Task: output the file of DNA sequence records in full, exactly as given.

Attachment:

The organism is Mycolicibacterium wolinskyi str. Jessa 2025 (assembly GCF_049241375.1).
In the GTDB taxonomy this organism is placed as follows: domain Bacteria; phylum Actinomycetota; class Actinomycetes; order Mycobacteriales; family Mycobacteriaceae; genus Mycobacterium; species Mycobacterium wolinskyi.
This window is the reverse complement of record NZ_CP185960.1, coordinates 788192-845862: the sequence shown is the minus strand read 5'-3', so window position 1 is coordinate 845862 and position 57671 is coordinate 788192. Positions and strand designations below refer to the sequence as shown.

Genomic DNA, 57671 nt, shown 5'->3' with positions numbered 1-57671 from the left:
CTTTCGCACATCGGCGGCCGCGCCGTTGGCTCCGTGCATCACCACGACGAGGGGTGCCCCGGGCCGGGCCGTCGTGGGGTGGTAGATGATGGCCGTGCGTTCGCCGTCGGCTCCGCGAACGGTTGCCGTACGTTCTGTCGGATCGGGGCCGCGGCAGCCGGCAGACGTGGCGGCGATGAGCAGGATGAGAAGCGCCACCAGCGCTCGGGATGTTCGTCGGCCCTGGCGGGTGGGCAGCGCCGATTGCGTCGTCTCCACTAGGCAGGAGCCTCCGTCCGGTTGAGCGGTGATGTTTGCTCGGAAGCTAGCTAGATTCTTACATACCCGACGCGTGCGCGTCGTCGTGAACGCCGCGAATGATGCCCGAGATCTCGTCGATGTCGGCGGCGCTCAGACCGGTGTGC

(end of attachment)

The organism is Mycolicibacterium wolinskyi str. Jessa 2025 (assembly GCF_049241375.1).
In the GTDB taxonomy this organism is placed as follows: domain Bacteria; phylum Actinomycetota; class Actinomycetes; order Mycobacteriales; family Mycobacteriaceae; genus Mycobacterium; species Mycobacterium wolinskyi.
This window is the reverse complement of record NZ_CP185960.1, coordinates 788192-845862: the sequence shown is the minus strand read 5'-3', so window position 1 is coordinate 845862 and position 57671 is coordinate 788192. Positions and strand designations below refer to the sequence as shown.

Genomic DNA, 57671 nt, shown 5'->3' with positions numbered 1-57671 from the left:
CTTTCGCACATCGGCGGCCGCGCCGTTGGCTCCGTGCATCACCACGACGAGGGGTGCCCCGGGCCGGGCCGTCGTGGGGTGGTAGATGATGGCCGTGCGTTCGCCGTCGGCTCCGCGAACGGTTGCCGTACGTTCTGTCGGATCGGGGCCGCGGCAGCCGGCAGACGTGGCGGCGATGAGCAGGATGAGAAGCGCCACCAGCGCTCGGGATGTTCGTCGGCCCTGGCGGGTGGGCAGCGCCGATTGCGTCGTCTCCACTAGGCAGGAGCCTCCGTCCGGTTGAGCGGTGATGTTTGCTCGGAAGCTAGCTAGATTCTTACATACCCGACGCGTGCGCGTCGTCGTGAACGCCGCGAATGATGCCCGAGATCTCGTCGATGTCGGCGGCGCTCAGACCGGTGTGC